Medieval Self-Improvement

The search for self-improvement appears to be an eternal one.  Here are a couple of excerpts from a medieval book of poetry (originally in Latin) titled Book of Emblems by Andrea Alciato.  Originally written in 1531, with many subsequent editions, the book filled with emblems and poetry regarding a variety of virtues.  I skipped the ones about temperance and chastity, since it wouldn’t be appropriate to this blog, but there are a few that are topical:

Emblem 17

Where did I go astray, what did I do? or what duty was left undone?

Alciato's Book of Emblems, Emblem 17, Where did I go astray, what did I do? or what duty was left undone?

The Samian, most famous founder of the Italian sect, himself wrapped up his own teaching in a brief verse: “Where have you gone astray? what do you do? and what are you not doing, that you ought to do?” He pressed every man to render this account with himself. It is said he learned this from a flock of flying cranes, who bore in their talons a stone they’d seized in order not to yield, lest ill winds bore them off course. By this rule, the life of men ought to be governed.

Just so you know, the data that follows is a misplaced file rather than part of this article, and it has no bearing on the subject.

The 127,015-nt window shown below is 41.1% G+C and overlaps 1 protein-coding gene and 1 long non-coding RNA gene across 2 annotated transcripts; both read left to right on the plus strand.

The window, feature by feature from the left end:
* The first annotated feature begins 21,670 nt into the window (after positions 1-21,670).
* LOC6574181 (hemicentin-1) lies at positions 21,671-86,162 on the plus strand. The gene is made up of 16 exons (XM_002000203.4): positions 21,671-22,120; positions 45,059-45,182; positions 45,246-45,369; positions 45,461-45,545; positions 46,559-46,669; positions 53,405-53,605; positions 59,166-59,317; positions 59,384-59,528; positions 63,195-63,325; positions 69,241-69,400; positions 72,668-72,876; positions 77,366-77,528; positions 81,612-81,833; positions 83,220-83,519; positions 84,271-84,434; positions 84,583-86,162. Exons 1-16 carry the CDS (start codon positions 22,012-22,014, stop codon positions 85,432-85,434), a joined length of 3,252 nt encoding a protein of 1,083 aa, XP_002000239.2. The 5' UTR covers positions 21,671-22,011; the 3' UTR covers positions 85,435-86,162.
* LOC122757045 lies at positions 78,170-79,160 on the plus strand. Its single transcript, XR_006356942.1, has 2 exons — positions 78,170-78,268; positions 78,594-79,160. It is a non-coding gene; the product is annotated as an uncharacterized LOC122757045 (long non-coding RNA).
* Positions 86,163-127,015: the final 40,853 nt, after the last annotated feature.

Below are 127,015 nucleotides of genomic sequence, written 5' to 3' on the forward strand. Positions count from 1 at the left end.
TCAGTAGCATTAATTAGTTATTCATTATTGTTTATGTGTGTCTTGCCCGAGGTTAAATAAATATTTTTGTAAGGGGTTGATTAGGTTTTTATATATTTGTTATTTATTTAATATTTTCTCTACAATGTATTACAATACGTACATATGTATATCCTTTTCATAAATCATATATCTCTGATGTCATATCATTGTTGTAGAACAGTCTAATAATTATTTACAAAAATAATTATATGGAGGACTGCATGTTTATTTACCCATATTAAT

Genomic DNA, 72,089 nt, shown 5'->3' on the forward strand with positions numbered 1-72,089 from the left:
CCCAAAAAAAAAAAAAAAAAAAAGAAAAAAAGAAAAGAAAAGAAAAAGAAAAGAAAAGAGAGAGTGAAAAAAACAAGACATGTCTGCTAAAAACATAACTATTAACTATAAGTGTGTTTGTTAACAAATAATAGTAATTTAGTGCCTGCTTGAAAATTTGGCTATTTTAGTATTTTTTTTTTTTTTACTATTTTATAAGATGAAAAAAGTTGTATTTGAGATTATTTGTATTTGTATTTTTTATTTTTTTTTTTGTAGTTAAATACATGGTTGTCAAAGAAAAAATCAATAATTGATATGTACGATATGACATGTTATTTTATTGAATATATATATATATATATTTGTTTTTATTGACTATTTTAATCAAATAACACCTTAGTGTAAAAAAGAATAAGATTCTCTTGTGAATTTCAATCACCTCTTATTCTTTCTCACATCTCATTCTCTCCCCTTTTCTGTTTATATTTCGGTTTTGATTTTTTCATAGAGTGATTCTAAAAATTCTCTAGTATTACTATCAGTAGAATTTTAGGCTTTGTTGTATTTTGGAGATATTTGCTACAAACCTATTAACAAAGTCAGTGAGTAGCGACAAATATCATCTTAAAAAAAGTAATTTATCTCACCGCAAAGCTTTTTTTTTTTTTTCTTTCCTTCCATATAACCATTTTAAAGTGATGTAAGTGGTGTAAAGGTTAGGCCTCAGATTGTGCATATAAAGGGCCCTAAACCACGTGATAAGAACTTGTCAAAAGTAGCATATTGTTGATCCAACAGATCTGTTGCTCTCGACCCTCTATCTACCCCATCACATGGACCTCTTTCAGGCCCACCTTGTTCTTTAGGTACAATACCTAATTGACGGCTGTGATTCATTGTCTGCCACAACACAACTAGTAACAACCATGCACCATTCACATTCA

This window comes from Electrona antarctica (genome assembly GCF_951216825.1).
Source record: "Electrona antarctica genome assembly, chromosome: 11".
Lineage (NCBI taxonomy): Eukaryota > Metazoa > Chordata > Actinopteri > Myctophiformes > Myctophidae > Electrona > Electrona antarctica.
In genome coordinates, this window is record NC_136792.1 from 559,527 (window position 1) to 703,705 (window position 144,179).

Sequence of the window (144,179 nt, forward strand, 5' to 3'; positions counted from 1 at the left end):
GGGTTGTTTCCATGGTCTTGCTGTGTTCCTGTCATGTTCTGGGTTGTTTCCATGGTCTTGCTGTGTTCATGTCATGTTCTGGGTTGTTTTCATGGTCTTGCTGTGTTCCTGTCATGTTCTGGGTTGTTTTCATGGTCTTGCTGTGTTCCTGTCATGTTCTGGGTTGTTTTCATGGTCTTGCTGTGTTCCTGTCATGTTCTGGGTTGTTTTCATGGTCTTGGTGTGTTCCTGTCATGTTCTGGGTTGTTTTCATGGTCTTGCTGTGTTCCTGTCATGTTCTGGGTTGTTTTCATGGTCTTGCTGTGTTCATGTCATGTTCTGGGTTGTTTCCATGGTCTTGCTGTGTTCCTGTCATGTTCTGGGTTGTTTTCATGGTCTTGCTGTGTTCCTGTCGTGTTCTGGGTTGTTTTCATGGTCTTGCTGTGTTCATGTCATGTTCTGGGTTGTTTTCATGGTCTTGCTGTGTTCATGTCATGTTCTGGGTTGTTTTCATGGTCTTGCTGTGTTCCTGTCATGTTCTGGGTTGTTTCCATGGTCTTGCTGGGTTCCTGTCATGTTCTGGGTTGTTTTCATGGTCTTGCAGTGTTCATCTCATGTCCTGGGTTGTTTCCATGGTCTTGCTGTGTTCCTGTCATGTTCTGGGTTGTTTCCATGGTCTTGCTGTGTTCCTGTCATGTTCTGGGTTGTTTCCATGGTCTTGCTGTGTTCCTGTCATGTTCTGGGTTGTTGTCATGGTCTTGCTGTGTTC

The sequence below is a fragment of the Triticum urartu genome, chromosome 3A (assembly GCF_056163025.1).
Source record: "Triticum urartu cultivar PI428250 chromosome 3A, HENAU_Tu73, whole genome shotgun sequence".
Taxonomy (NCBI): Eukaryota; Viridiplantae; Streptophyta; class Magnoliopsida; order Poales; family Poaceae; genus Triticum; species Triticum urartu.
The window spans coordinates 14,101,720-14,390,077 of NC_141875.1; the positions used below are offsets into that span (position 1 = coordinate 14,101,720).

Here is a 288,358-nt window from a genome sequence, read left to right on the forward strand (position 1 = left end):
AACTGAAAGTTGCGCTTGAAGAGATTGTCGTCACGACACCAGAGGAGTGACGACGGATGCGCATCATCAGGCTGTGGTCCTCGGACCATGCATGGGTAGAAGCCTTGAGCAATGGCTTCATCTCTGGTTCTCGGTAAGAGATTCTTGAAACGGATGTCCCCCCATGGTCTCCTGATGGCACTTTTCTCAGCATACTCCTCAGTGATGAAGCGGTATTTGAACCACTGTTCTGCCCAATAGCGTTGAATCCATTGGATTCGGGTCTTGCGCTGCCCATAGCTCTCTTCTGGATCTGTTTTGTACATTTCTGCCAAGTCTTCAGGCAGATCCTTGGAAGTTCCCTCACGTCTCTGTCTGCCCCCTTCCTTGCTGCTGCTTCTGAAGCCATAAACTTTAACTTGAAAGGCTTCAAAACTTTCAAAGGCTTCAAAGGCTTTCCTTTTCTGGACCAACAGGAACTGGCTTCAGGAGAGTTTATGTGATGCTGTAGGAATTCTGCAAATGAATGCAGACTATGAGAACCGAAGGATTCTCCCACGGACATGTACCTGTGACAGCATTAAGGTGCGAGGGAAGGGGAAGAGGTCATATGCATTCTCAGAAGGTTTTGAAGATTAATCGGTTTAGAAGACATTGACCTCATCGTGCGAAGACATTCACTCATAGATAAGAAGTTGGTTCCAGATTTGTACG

Emblem 18

Prudent Ones

Alciato's Book of Emblems, Emblem 18, Prudent Ones

Two-faced Janus, you who know the things that have already passed and the things to come, and who can see the grimaces behind you just as well as those before, why do they fashion you with so many eyes and why so many faces? Is it because your image teaches men to have kept an eye open all around them?

Translation from Alciato’s Book of Emblems, The Memorial Web Edition in Latin and English.

Important Note: cranes don’t actually use stones as ballast when they fly.

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